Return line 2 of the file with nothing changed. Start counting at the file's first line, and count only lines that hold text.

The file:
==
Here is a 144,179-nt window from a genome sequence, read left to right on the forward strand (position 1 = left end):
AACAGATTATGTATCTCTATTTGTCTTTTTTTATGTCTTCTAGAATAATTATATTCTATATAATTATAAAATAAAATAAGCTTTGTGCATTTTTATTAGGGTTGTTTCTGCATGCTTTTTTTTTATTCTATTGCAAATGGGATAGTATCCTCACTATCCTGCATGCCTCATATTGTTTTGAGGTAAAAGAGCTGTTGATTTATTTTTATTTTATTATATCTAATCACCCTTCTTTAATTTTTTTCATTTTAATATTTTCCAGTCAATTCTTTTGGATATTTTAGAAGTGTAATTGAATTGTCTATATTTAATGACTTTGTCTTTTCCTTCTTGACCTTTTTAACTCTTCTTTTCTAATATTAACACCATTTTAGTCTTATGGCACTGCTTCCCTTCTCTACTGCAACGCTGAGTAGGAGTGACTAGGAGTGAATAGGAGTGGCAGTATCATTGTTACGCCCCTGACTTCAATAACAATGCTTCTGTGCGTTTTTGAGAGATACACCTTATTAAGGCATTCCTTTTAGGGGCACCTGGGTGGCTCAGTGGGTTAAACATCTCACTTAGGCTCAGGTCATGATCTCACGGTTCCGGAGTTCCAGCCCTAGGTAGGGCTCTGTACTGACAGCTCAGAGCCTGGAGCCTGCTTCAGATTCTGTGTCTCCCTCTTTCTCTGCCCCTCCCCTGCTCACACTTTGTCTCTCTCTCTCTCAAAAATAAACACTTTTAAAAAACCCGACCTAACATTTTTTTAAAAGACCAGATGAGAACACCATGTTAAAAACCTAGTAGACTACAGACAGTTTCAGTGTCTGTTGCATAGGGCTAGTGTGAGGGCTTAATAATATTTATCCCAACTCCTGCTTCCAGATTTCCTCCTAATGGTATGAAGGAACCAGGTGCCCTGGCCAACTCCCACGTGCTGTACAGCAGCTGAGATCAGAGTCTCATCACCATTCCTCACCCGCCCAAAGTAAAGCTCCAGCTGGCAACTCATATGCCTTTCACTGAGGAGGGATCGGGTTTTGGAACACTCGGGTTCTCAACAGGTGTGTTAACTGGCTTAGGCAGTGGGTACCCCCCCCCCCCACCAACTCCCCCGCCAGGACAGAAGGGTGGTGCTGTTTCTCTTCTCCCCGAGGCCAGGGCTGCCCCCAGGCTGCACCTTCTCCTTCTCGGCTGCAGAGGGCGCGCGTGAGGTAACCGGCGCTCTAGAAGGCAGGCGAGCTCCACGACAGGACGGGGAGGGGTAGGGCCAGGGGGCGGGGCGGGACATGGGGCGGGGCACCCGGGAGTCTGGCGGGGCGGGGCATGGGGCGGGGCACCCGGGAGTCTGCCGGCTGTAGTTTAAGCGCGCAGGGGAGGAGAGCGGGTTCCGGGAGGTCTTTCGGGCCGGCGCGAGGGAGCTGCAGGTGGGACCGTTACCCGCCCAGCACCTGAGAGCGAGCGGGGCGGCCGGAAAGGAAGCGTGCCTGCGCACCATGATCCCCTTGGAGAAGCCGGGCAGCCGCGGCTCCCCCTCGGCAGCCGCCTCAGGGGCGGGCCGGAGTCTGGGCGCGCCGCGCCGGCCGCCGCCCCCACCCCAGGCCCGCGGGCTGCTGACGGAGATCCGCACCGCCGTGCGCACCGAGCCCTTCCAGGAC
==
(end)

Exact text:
AACAGATTATGTATCTCTATTTGTCTTTTTTTATGTCTTCTAGAATAATTATATTCTATATAATTATAAAATAAAATAAGCTTTGTGCATTTTTATTAGGGTTGTTTCTGCATGCTTTTTTTTTATTCTATTGCAAATGGGATAGTATCCTCACTATCCTGCATGCCTCATATTGTTTTGAGGTAAAAGAGCTGTTGATTTATTTTTATTTTATTATATCTAATCACCCTTCTTTAATTTTTTTCATTTTAATATTTTCCAGTCAATTCTTTTGGATATTTTAGAAGTGTAATTGAATTGTCTATATTTAATGACTTTGTCTTTTCCTTCTTGACCTTTTTAACTCTTCTTTTCTAATATTAACACCATTTTAGTCTTATGGCACTGCTTCCCTTCTCTACTGCAACGCTGAGTAGGAGTGACTAGGAGTGAATAGGAGTGGCAGTATCATTGTTACGCCCCTGACTTCAATAACAATGCTTCTGTGCGTTTTTGAGAGATACACCTTATTAAGGCATTCCTTTTAGGGGCACCTGGGTGGCTCAGTGGGTTAAACATCTCACTTAGGCTCAGGTCATGATCTCACGGTTCCGGAGTTCCAGCCCTAGGTAGGGCTCTGTACTGACAGCTCAGAGCCTGGAGCCTGCTTCAGATTCTGTGTCTCCCTCTTTCTCTGCCCCTCCCCTGCTCACACTTTGTCTCTCTCTCTCTCAAAAATAAACACTTTTAAAAAACCCGACCTAACATTTTTTTAAAAGACCAGATGAGAACACCATGTTAAAAACCTAGTAGACTACAGACAGTTTCAGTGTCTGTTGCATAGGGCTAGTGTGAGGGCTTAATAATATTTATCCCAACTCCTGCTTCCAGATTTCCTCCTAATGGTATGAAGGAACCAGGTGCCCTGGCCAACTCCCACGTGCTGTACAGCAGCTGAGATCAGAGTCTCATCACCATTCCTCACCCGCCCAAAGTAAAGCTCCAGCTGGCAACTCATATGCCTTTCACTGAGGAGGGATCGGGTTTTGGAACACTCGGGTTCTCAACAGGTGTGTTAACTGGCTTAGGCAGTGGGTACCCCCCCCCCCCACCAACTCCCCCGCCAGGACAGAAGGGTGGTGCTGTTTCTCTTCTCCCCGAGGCCAGGGCTGCCCCCAGGCTGCACCTTCTCCTTCTCGGCTGCAGAGGGCGCGCGTGAGGTAACCGGCGCTCTAGAAGGCAGGCGAGCTCCACGACAGGACGGGGAGGGGTAGGGCCAGGGGGCGGGGCGGGACATGGGGCGGGGCACCCGGGAGTCTGGCGGGGCGGGGCATGGGGCGGGGCACCCGGGAGTCTGCCGGCTGTAGTTTAAGCGCGCAGGGGAGGAGAGCGGGTTCCGGGAGGTCTTTCGGGCCGGCGCGAGGGAGCTGCAGGTGGGACCGTTACCCGCCCAGCACCTGAGAGCGAGCGGGGCGGCCGGAAAGGAAGCGTGCCTGCGCACCATGATCCCCTTGGAGAAGCCGGGCAGCCGCGGCTCCCCCTCGGCAGCCGCCTCAGGGGCGGGCCGGAGTCTGGGCGCGCCGCGCCGGCCGCCGCCCCCACCCCAGGCCCGCGGGCTGCTGACGGAGATCCGCACCGCCGTGCGCACCGAGCCCTTCCAGGAC